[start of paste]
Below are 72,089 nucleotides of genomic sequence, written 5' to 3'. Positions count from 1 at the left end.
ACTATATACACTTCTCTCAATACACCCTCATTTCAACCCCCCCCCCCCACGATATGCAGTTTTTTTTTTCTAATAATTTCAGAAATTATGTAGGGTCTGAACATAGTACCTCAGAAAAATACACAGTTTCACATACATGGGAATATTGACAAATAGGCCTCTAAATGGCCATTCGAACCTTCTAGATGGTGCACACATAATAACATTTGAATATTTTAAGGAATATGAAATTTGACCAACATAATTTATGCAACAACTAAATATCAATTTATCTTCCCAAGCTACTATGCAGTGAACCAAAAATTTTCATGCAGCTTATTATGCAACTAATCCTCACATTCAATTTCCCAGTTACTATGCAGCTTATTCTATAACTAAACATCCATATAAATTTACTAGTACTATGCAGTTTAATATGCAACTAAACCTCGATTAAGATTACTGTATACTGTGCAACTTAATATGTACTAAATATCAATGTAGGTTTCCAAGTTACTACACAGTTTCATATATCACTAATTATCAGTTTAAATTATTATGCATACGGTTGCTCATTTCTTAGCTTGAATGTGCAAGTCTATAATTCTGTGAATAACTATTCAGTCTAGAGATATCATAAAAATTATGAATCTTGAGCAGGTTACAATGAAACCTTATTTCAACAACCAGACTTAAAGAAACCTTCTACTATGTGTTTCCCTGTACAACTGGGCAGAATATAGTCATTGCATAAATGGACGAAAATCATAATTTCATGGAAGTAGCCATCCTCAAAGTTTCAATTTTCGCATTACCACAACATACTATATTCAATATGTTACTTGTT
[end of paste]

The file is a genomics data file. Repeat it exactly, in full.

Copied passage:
Below are 72,089 nucleotides of genomic sequence, written 5' to 3'. Positions count from 1 at the left end.
ACTATATACACTTCTCTCAATACACCCTCATTTCAACCCCCCCCCCCCACGATATGCAGTTTTTTTTTTCTAATAATTTCAGAAATTATGTAGGGTCTGAACATAGTACCTCAGAAAAATACACAGTTTCACATACATGGGAATATTGACAAATAGGCCTCTAAATGGCCATTCGAACCTTCTAGATGGTGCACACATAATAACATTTGAATATTTTAAGGAATATGAAATTTGACCAACATAATTTATGCAACAACTAAATATCAATTTATCTTCCCAAGCTACTATGCAGTGAACCAAAAATTTTCATGCAGCTTATTATGCAACTAATCCTCACATTCAATTTCCCAGTTACTATGCAGCTTATTCTATAACTAAACATCCATATAAATTTACTAGTACTATGCAGTTTAATATGCAACTAAACCTCGATTAAGATTACTGTATACTGTGCAACTTAATATGTACTAAATATCAATGTAGGTTTCCAAGTTACTACACAGTTTCATATATCACTAATTATCAGTTTAAATTATTATGCATACGGTTGCTCATTTCTTAGCTTGAATGTGCAAGTCTATAATTCTGTGAATAACTATTCAGTCTAGAGATATCATAAAAATTATGAATCTTGAGCAGGTTACAATGAAACCTTATTTCAACAACCAGACTTAAAGAAACCTTCTACTATGTGTTTCCCTGTACAACTGGGCAGAATATAGTCATTGCATAAATGGACGAAAATCATAATTTCATGGAAGTAGCCATCCTCAAAGTTTCAATTTTCGCATTACCACAACATACTATATTCAATATGTTACTTGTT